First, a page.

[ros-dev] [Vote] Top-level source header
ch at csh-consult.dk
Sun Nov 27 22:09:50 CET 2005
> -----Original Message-----
> From: ros-dev-bounces at reactos.org [mailto:ros-dev-bounces at reactos.org] On Behalf Of Royce Mitchell
> Sent: 27. november 2005 20:02
> To: ReactOS Development List
> Subject: Re: [ros-dev] [Vote] Top-level source header
> Casper Hornstrup wrote:
> >By making project rules we can better avoid the "I'll rewrite it this way
> >because my way is better" class of changes. Without project rules, it is
> >the last one to commit that "wins".
> I don't disagree with this, but as I stated before this is an open
> source unpaid project, so we should only have so many rules as are
> strictly necessary. We should take great care about the rules we create.
I agree, but I trust people to use their best judgement. If 90% vote for
something which I think is crazy, who am I to say this shouldn't be how
the project will do it?
> Too many rules - especially frivolous ones, and we'll drive potential
> developers and even existing developers away.
I could say the same about too few rules. Remember that what one person
does, affects the other persons on the project. I suppose I would like
ReactOS to be somewhere on the middle of this line.
No rules Many rules
E.g. having order/consistency where is helps the group function well
and help the group create a better product. I know ReactOS is about
having fun, but I don't think that not being able to do whatever you feel
like with regard to the project implies no fun. Certainly being in the
chaos/inconsistency state (we've been there) won't create a happy team.
I remember times when ReactOS often couldn't be built or booted for weeks
at a time. In the early days, I just spent my time elsewhere when that
happened. ReactOS wasn't useful anyway.
I recently joined a 15 person team who were working on some project.
This project was close to the no rules/chaos end of that line. Of course
the project was more than 100% over budget and half of the team worked
60-70 hours/week for two months. They were of course unhappy about that,
but they really wanted to have this product ready for their customer.
Nobody likes to fail. For those of you who are interested in numbers,
that is a burn-rate of approx. 700 hours/week. I'll leave it as an
exercise to the reader to calculate their salary per week ;-) Hint:
additional hours over 37 hours/week pays 100% extra.
I see similarity in the ReactOS project. I see many desperately waiting
for that 1.0 release. Now since nobody is paid to work on ReactOS, the
project can't go 100% over budget. We can however spend twice or more as
many hours getting there, depending on how we choose to develop ReactOS.
So instead of reaching 1.0 in 2010 we have to wait until 2022. I'm not
a patient person.
> Furthermore, this vote seems to have started in part because you
> complained that a header copied from another file didn't get updated
> properly. I can only assume that means you intend to have removed parts
> of the headers that are in excess of the agreed-upon header in the vote.
Well, the voting is about what the standard should be (e.g. for new files).
It doesn't specify anything about what to do with the existing headers.
They could be replaced over time for instance.
> >That's what comments are for.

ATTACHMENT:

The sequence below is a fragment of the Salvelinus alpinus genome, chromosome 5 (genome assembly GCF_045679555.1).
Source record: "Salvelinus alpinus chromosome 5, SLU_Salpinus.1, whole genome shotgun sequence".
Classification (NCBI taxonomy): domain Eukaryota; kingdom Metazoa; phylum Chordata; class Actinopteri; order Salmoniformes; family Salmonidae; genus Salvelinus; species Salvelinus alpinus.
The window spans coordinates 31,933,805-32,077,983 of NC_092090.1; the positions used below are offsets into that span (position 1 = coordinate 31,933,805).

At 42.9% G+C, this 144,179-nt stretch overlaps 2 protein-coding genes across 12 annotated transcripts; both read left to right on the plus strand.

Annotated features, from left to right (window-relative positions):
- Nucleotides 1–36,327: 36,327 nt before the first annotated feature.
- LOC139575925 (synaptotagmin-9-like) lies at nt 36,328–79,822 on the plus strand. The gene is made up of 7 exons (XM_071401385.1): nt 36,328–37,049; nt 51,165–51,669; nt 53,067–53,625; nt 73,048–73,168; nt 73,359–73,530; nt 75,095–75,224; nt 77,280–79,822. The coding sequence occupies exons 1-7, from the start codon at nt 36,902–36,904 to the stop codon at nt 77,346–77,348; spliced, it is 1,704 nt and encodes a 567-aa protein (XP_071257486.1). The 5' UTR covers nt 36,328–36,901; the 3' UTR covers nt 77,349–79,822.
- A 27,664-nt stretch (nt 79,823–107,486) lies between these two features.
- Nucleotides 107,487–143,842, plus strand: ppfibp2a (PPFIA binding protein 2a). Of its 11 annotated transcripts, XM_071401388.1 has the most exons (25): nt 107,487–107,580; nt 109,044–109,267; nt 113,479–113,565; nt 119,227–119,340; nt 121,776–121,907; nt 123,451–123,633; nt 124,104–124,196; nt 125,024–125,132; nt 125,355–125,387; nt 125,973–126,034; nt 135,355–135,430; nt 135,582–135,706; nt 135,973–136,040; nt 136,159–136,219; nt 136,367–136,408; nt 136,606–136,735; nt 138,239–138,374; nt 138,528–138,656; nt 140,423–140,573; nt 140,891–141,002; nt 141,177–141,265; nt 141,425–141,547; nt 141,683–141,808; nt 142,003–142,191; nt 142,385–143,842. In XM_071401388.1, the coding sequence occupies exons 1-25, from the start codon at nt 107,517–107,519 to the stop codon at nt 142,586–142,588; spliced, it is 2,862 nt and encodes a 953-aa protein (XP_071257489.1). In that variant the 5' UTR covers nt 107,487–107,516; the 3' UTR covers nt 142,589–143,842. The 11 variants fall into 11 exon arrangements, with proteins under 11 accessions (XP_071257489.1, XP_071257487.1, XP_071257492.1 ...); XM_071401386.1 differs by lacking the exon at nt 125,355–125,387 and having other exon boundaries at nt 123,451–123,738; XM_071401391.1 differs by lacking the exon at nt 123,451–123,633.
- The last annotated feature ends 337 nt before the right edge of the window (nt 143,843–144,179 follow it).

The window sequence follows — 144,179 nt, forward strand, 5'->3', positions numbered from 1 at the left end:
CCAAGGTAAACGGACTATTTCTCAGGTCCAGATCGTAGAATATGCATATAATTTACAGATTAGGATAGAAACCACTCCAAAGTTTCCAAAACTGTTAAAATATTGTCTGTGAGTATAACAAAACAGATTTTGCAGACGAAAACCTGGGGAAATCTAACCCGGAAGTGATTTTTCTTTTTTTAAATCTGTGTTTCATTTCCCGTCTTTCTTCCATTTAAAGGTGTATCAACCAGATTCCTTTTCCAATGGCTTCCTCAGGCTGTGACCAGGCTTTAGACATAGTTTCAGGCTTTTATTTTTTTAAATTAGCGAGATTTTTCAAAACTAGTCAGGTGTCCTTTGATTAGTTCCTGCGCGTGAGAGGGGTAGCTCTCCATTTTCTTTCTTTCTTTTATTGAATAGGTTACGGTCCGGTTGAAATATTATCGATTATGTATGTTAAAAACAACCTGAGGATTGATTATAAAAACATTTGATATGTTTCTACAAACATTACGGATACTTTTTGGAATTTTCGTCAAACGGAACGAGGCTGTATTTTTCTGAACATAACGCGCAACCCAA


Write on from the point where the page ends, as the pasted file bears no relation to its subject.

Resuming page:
> As I just stated, you were complaining about comments in the header
> about the name of the file that you felt shouldn't be there. Where do we
> draw this line of what's an allowed comment?
I argumented that the contents of the FILE fields in the headers tend to
become wrong and thus useless over time. I can point you to at least four
new files added this week for which this is true. I can point you to another
set of files where the PURPOSE and PROGRAMMER fields states "Unknown" just
because "something should be there".
The vote is about how the header should look like and there were three
suggestions. We have no rules for comments so you can put anything you feel
like in a comment below the header. If you put the name of the file in a
comment in the file, then fine. I will however still argument that they
become wrong over time.
> >That you or someone else don't like a change shouldn't prevent someone
> >else from trying to make that change. Which person or persons should
> >decide which changes shouldn't be allowed to be proposed? If you don't
> >like what someone else proposes, then you can use your right to vote to
> >stop that change within the project.
> Even this is a gray area, because if someone is making changes to an
> area nobody else wants to touch... well... maybe I don't like it, but if
> I'm not willing to fix a perceived problem but someone else is, then how
> much right do I have to complain.... it's like the story of the little
> red hen: nobody wanted to help her bake the bread, but they all wanted
> to eat it. All I'm saying is that we should try to limit our complaints
> about other people's changes just because we don't "like" them. We're
> never going to all agree completely on how things should be done. We
> need to agree to disagree and only invoke this kind of policy-setting
> when it's really important. I think at a minimum we need to more
> carefully word the proposals for the top-level source header issue here
> - in order to solve the problem without unnecessarily constraining
> freedom to develop in each of our own styles.
He has every right. If not, who decides that he hasn't the right?
He may not have good reasons to complain, and may just be annoying to
other people, but that's another issue.
More information about the Ros-dev